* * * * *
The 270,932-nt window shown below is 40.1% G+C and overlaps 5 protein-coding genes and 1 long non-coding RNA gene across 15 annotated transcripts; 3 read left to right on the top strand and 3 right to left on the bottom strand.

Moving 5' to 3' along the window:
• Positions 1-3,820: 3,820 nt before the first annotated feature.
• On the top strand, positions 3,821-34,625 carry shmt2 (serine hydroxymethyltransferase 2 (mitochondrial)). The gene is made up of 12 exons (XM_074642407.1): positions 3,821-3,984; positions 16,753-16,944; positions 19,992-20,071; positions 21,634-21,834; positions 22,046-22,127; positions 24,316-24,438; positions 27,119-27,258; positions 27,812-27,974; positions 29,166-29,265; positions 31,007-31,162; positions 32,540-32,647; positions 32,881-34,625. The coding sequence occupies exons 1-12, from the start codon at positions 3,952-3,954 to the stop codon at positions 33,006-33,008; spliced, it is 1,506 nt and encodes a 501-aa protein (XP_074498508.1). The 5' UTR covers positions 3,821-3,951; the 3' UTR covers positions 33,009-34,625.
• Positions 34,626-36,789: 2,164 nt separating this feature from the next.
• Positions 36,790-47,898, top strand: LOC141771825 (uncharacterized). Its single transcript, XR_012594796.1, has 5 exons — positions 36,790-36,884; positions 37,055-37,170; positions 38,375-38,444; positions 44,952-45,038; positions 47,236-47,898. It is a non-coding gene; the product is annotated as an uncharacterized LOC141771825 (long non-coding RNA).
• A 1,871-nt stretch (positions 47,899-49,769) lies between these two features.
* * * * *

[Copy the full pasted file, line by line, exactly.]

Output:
The 270,932-nt window shown below is 40.1% G+C and overlaps 5 protein-coding genes and 1 long non-coding RNA gene across 15 annotated transcripts; 3 read left to right on the top strand and 3 right to left on the bottom strand.

Moving 5' to 3' along the window:
• Positions 1-3,820: 3,820 nt before the first annotated feature.
• On the top strand, positions 3,821-34,625 carry shmt2 (serine hydroxymethyltransferase 2 (mitochondrial)). The gene is made up of 12 exons (XM_074642407.1): positions 3,821-3,984; positions 16,753-16,944; positions 19,992-20,071; positions 21,634-21,834; positions 22,046-22,127; positions 24,316-24,438; positions 27,119-27,258; positions 27,812-27,974; positions 29,166-29,265; positions 31,007-31,162; positions 32,540-32,647; positions 32,881-34,625. The coding sequence occupies exons 1-12, from the start codon at positions 3,952-3,954 to the stop codon at positions 33,006-33,008; spliced, it is 1,506 nt and encodes a 501-aa protein (XP_074498508.1). The 5' UTR covers positions 3,821-3,951; the 3' UTR covers positions 33,009-34,625.
• Positions 34,626-36,789: 2,164 nt separating this feature from the next.
• Positions 36,790-47,898, top strand: LOC141771825 (uncharacterized). Its single transcript, XR_012594796.1, has 5 exons — positions 36,790-36,884; positions 37,055-37,170; positions 38,375-38,444; positions 44,952-45,038; positions 47,236-47,898. It is a non-coding gene; the product is annotated as an uncharacterized LOC141771825 (long non-coding RNA).
• A 1,871-nt stretch (positions 47,899-49,769) lies between these two features.